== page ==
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How to get out of paying for a party
January 21, 2014 7:57 PM   Subscribe

I work in a professional field that requires the passing of a series of exams to become credentialed. These take place over several years and are considered to be very difficult, taking months of study. My workplace hosts a bi-annual party after work to celebrate those that have passed their exams. The party requires that people pay $85 towards the party per exam passed in the past 6 months and $20 if they have not passed an exam (The money is required regardless of whether you plan to attend). This can become quite costly (I once passed multiple exams and was shocked that the fee was cumulative). However, people are expected to pay. I don't really enjoy parties, and $85 is a lot of money to me and I'm wondering if there's a way for me to politely decline without causing problems at work (i.e. being the one guy out of 60 that isn't contributing). Compounding this is the fact that significant raises typically follow when someone passes an exam, so the excuse "I can't afford it" might not work so well.
posted by Proginoskes to Work & Money (21 answers total) 2 users marked this as a favorite
 
Well, either you can afford it or you can't afford it.

If you can afford it, you should pay in as a good faith gesture. I mean, do you like your job and your coworkers? Do you think these credentialing celebrations are a net good, even if you yourself don't enjoy going? Is it taking food out of your children's mouths?

If you can't afford it, then yes, you should tell the person who asks for your share that you can't afford it.
posted by Sara C. at 8:05 PM on January 21 [3 favorites]


As you describe it, footing the bill sounds like a noblesse oblige that you can't decline. Sorry.

Congratulations on passing your exam, though.
posted by Admiral Haddock at 8:06 PM on January 21 [10 favorites]


The only possibility that comes to mind is if you approach the organizer privately and ask if you can donate your party contribution to (insert industry- relevant charity here) instead. You'll still be out the money, but you'll avoid being That Guy.
posted by samthemander at 8:06 PM on January 21 [1 favorite]


Quite honestly, I really find it tacky when companies ask their employees to pay out of their own pocket for social celebrations that are for the benefit of the employees themselves. You'd think the companies would simply budget for the celebrations, especially when those expenses could be accounted for pre-tax rather than requiring employees to pay for the events with their own after-tax dollars.

BUT. Presumably your company sponsored you and paid for you to study for the exams and paid for the examination fees. The least you can do is put up a few dollars for your coworkers to celebrate, particularly when it results in you making significantly more money.

Alternately: find another company in the same industry which can take advantage of your skills and credentials but does not ask their employees for a biannual "social tax."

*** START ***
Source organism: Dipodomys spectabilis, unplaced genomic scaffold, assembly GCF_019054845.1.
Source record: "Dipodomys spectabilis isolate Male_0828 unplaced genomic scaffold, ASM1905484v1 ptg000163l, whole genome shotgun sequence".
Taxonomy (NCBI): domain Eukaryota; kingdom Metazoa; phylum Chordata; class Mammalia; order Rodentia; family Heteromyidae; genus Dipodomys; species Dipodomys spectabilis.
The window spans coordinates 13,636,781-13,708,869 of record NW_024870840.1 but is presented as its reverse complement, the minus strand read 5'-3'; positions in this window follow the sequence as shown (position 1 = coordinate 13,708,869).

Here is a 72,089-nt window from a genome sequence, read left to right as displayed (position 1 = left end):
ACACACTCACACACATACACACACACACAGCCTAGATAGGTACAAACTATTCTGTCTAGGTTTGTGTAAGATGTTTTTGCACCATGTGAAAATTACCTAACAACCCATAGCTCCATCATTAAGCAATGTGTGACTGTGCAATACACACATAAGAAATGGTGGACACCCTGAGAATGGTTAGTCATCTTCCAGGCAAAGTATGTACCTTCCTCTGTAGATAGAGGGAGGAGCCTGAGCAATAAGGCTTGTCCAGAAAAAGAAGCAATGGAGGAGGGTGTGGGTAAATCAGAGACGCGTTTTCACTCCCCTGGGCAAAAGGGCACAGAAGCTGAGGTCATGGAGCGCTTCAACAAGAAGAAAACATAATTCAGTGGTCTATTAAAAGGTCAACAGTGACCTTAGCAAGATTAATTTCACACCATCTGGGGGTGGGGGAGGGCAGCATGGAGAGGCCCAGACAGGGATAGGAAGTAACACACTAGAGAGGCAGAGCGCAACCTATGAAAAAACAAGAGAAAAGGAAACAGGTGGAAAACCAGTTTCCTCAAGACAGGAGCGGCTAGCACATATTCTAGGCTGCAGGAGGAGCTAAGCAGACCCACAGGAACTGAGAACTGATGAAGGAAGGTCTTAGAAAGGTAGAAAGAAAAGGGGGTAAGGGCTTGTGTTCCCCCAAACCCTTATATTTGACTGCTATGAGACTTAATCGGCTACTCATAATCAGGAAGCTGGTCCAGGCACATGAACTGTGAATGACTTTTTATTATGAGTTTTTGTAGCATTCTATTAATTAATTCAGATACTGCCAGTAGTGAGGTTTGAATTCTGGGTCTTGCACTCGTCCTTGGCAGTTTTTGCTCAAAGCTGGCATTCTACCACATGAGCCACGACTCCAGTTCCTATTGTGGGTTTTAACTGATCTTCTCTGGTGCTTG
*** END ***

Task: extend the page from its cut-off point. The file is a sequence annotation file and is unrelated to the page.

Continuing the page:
posted by deanc at 8:08 PM on January 21 [13 favorites]


I was with you until you said significant raises usually follow passing an exam.
This doesn't seem worth making waves over when you are already being compensated for passing the exam. Think of it as a tax on your raise.
posted by chickenmagazine at 8:17 PM on January 21 [11 favorites]


What's worse... losing $85, or dealing with annoyed coworkers?

The obvious answer is dealing with annoyed coworkers.

Believe me, I'm with you, and I would hate to have to pay for some sort of unappealing obligation like this. But there's just no way to get out of it smoothly. With "obligations" like this, people notice if you don't chip in or "participate." You don't want people to notice things like that, ever, in any workplace.

My coworkers insist on doing a $20 secret Santa every year, on top of having everyone chip in to buy the boss a present. I hate it and feel like it's perfunctory, and due to the nature of my work, the holidays are an extremely busy time for me. But not participating would raise a stink, no matter what excuse I give. So I spend fifteen minutes, go to Cost Plus, and just buy a bag of treats. Same goes for chipping in for someone's birthday present who I barely know. It's better to fork over ten bucks than be the schmuck who refuses to contribute (or thinks they are being sly by "forgetting" to pony up).

And with your raises factor, all hope is lost. Just deal with it, my friend.
posted by Old Man McKay at 8:28 PM on January 21 [3 favorites]


I think the only way to get out of paying is to work toward changing the policy itself and not getting yourself an exemption. That is, if more people are against the party and accompanying payments than are for it, then have a bunch of people talk to the manager to get the party eliminated. But I don't think it would be fair for you to benefit from the exams but be the only person who doesn't have to contribute. Good luck!
posted by onlyconnect at 8:38 PM on January 21 [2 favorites]


$85? On a professional's salary? How much did the company invest in you to take refresher courses, take the test, off days to take the test, etc?

When I got my Professional Engineer license, they paid for my refresher course (only because I passed). And knocked me down to three days a week. Really, dude, take your lumps.
posted by notsnot at 8:38 PM on January 21 [1 favorite]


I certainly understand not wanting to pay for something you won't enjoy, but this is one of those things where social obligation outweighs personal convenience. I guarantee you two thirds of the people at these parties don't want to be there either, and they're the ones who'll be most annoyed at you if you bail.
posted by ook at 8:40 PM on January 21 [2 favorites]


You get out of it by refusing to pay. They can't make you. (Well, maybe they asked you to sign something in exchange for paying for training/test fees/study time but it seems unlikely) They very likely can fire you if you're in an employment at will state, but they might not.

As said above, though, you really ought to just pay it. Instead of thinking of it as a party fee just consider it your co-pay for the exam and part of your professional development costs. Raises aside, you're garnering a lot more personal options out of having the credential than $85 would normally pay for.

That said, I Nth all the above that I think this is kinda shitty. But I disagree that this is an optional event. This is a networking thing and you should think of it as you would a company party: it's non-optional optional and electing not to go is sending a "I'm not on the team" message. Personally I don't want to work in places like that, but you do. So decide if you want to continue to and, if so, go.